Welsh Rarebit is essentially cheese sauce over toast and let's face it...who wouldn't like that? Well, I can tell you that I had attempted it several times in my kitchen and wasn't a fan until now.  Previous versions resulted in a grainy cheese sauce that was just unpleasant. Hugh's version, on the other hand, was luscious and creamy and somewhat addicting. Expect to eat more than one slice!



People can hate on kale all they want, but I love it. In fact, I crave it. Everyone else can eat macaroni and cheese and plain old spaghetti, but I'll be eating this Cavatappi with Kale Ragu.  Holy cow...this is one of the best pasta dishes around. Make this if you love greens like me, and I promise you won't be disappointed!








And, finally, Hugh's Herby, Peanutty, Noodly Salad because who doesn't love a good noodle salad? Especially one that is so full of good-for-you green stuff and crunchy delicious peanuts? Perfect for any lunchbox!




Stay tuned! I Heart Cooking Clubs will be cooking with the one and only Ina Garten for the next six months! I can hardly wait to get started!

Thursday, August 17, 2017

Hugh Fearnley-Whittingstall's Out-Of-This-World Roasted Tomato Sauce


You know those recipes that are pure perfection? Well, this is one of them! Seriously though, I made this recipe because I had fresh ripe tomatoes coming out of my ears, and it totally caught me off guard how dang delicious this Roasted Tomato Sauce was! Perhaps it was because I had some really good garden-ripe tomatoes, I'm not sure, but this is my new go to recipe for making tomato sauce.

Things started out beautifully with a gorgeous display of fresh cut tomatoes glistening on the roasting sheet. A hefty scattering of garlic and a few herbs, salt and pepper really jazzed things up! I popped it into the oven and within a few minutes I began to worry.  I could smell garlic and not in a good way.  I felt like the garlic was going to burn and ruin the sauce, but it was too late to do anything about it so I left it all to roast.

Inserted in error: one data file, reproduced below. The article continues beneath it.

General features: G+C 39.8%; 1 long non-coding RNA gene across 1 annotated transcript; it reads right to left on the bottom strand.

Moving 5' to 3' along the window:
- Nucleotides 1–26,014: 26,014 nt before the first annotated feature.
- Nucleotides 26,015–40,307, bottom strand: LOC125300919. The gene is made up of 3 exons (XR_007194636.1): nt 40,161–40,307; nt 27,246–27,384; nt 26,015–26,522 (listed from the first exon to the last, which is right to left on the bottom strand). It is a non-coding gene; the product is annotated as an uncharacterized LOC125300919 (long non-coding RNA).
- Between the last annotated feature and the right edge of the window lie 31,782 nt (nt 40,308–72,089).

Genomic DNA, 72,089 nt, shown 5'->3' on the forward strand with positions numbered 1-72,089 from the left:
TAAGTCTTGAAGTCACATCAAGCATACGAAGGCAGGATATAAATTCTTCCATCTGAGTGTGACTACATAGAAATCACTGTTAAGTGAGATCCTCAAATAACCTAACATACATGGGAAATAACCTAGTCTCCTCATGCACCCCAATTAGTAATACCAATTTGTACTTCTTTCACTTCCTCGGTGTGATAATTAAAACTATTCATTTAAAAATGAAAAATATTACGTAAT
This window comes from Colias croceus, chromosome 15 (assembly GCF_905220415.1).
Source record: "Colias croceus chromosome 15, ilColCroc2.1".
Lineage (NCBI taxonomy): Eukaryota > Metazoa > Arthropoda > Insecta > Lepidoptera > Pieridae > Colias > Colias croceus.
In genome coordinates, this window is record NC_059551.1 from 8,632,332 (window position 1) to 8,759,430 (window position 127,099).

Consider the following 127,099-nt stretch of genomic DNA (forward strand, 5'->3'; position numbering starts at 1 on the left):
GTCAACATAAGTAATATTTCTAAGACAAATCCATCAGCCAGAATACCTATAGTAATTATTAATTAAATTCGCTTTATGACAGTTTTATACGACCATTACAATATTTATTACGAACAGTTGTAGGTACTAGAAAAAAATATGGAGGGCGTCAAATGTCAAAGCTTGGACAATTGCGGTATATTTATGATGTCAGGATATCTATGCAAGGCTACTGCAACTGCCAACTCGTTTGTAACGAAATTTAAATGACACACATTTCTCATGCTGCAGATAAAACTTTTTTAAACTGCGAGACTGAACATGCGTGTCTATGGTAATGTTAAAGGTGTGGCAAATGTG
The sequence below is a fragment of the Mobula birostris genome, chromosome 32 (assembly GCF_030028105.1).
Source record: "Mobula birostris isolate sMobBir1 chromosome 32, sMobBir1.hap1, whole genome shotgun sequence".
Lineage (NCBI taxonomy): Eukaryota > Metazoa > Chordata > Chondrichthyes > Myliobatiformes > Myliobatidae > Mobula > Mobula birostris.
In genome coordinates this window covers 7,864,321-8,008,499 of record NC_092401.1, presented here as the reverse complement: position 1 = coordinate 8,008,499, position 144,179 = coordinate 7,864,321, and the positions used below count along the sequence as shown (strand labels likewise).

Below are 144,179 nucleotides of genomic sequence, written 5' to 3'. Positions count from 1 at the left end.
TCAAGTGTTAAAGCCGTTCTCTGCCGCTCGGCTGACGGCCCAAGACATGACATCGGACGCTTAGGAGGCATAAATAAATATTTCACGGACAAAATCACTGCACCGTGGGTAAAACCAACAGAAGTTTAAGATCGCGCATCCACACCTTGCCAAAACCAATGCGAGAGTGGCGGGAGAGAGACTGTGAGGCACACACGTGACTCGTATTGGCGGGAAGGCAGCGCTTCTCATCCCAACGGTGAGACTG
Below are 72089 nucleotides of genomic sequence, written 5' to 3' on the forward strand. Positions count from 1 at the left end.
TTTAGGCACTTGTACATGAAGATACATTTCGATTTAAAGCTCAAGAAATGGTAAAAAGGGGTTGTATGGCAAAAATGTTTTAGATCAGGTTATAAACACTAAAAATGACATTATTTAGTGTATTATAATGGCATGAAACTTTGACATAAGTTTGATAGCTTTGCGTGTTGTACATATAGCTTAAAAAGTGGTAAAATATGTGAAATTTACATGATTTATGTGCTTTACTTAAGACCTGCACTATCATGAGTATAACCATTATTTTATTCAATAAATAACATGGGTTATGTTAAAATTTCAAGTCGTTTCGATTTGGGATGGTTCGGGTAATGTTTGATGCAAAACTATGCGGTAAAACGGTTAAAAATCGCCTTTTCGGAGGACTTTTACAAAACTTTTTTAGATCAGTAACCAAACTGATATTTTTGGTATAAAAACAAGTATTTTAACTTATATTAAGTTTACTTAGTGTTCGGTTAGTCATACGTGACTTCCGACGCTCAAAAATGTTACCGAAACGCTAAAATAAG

Then I had another moment when I was pushing the tomatoes through the sieve and the sauce was nothing but pure liquid but I forged on. Hugh talks about the different consistency and suggests cooking the sauce down on the stove top to thicken it so I did just that.

The sauce was cooking down when my husband walked in and said "wow, what is that delicious smell?" Now, my husband is not fond of tomato sauce, unless it's covering a plate of pasta, so it was huge when he stuck a spoon in the sauce and started swooning. He said, "that sauce is incredible, it's perfectly seasoned." Of course I stuck my spoon in immediately after and discovered he was right. In fact, we both poured a little bit in a small cup and sipped it like a soup. Roasting those tomatoes really brings out the flavor! We debated eating it as a soup right then and there, but decided to save it for pasta.



The tomato sauce was heavenly over some pasta, but it was even better the next day when my mom and I got the idea to make some Italian-inspired Parmesan-Basil Fried Green Tomatoes (click on the link for the recipe-) and dip them them into this roasted tomato sauce! Doubling down on tomatoes was even better than we imagined and we now have a new favorite snack! I can't wait to get a new batch of tomatoes so I can make both the sauce and the fried green tomatoes again. It was a lovely combination. A summertime delight for sure!